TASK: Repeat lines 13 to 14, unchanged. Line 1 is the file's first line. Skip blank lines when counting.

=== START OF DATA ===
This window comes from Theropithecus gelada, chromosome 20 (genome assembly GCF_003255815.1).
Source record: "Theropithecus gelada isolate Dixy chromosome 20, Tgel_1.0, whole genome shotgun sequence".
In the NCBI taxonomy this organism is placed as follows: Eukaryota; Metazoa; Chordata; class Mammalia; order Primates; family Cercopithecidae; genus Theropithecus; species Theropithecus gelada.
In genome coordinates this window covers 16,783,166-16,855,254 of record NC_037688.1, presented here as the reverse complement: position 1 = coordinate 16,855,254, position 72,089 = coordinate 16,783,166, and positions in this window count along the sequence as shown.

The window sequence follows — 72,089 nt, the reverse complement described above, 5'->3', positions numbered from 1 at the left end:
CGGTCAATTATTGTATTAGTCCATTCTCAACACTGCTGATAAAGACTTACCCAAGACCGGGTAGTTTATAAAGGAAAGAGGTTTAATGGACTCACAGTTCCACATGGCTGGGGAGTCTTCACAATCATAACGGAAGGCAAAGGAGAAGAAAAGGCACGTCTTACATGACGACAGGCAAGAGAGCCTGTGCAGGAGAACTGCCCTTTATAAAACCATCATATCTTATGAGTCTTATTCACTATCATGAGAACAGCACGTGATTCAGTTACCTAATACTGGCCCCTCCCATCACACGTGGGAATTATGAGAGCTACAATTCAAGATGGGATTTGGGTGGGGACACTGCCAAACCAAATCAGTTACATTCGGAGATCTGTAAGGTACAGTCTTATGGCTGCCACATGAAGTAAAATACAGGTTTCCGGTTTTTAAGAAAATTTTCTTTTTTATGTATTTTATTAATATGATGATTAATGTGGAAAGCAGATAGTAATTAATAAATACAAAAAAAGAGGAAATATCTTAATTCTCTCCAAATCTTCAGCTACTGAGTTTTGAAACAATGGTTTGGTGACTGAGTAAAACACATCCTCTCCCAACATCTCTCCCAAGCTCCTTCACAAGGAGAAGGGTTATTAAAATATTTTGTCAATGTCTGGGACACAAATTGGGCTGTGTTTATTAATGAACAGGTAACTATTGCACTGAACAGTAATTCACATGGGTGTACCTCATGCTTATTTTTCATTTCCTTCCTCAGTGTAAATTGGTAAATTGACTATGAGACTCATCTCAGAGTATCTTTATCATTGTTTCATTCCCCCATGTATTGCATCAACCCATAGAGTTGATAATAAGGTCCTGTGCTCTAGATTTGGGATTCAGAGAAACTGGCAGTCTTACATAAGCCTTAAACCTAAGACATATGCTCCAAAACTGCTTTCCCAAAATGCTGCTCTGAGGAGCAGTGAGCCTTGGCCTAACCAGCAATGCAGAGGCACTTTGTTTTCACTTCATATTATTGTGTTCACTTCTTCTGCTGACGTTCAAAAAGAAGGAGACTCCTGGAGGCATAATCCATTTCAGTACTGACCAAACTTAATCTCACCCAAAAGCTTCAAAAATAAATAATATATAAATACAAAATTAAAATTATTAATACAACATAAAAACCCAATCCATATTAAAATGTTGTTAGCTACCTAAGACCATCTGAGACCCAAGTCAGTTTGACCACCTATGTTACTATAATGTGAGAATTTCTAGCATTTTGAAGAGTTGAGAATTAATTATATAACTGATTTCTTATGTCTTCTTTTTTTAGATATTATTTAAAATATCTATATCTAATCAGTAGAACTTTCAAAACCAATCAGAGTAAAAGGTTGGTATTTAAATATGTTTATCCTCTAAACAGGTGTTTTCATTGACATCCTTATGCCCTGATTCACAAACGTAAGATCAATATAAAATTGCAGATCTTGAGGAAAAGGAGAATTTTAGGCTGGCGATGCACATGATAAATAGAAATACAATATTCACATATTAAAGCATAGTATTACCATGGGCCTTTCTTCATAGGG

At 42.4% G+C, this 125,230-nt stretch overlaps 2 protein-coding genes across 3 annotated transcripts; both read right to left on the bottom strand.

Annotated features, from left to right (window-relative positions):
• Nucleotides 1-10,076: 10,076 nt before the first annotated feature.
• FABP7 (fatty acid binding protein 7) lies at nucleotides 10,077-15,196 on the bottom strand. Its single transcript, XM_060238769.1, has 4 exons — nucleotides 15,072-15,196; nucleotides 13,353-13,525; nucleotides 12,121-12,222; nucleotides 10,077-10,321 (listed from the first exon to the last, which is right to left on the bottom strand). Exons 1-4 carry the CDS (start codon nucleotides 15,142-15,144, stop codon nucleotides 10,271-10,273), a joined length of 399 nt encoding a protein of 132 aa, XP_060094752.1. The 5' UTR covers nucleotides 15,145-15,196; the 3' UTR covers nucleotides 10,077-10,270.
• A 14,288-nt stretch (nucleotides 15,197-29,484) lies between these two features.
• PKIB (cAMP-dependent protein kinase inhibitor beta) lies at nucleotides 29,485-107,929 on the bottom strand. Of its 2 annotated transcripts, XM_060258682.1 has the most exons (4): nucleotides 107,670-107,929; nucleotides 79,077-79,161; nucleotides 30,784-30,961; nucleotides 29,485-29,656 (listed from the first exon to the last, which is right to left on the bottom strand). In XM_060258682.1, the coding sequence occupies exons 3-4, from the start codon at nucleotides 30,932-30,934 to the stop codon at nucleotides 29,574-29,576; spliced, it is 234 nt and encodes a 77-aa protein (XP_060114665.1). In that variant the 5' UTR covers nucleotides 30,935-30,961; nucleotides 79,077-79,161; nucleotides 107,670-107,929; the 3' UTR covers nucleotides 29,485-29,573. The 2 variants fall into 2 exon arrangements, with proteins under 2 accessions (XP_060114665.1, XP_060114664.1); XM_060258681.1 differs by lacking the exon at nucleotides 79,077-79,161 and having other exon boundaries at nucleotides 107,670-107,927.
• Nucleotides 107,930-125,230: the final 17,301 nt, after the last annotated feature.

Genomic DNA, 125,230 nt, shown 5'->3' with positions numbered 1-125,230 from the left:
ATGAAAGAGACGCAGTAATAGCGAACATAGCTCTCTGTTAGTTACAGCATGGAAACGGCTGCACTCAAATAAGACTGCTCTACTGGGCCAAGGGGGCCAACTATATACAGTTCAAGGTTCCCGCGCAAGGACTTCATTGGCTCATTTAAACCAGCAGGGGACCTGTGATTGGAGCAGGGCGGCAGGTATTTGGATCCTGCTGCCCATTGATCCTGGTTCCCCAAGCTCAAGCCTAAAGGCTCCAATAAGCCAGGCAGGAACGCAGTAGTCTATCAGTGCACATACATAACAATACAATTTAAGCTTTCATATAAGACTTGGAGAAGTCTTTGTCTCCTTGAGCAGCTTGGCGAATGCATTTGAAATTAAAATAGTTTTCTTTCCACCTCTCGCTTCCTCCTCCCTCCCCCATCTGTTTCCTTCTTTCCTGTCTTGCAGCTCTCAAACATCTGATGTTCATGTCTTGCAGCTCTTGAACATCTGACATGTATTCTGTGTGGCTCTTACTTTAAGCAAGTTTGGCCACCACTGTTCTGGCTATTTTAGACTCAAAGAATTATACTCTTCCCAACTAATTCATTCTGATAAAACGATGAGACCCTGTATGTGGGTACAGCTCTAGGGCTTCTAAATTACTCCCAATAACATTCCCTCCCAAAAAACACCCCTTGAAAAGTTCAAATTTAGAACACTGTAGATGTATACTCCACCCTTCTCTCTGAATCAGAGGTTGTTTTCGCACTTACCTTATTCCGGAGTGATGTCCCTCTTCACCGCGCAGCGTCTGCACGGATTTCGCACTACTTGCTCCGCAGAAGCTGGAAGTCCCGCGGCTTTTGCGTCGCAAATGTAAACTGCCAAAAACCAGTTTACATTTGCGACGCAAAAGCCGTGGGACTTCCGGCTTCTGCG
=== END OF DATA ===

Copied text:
• Nucleotides 107,930-125,230: the final 17,301 nt, after the last annotated feature.

Genomic DNA, 125,230 nt, shown 5'->3' with positions numbered 1-125,230 from the left: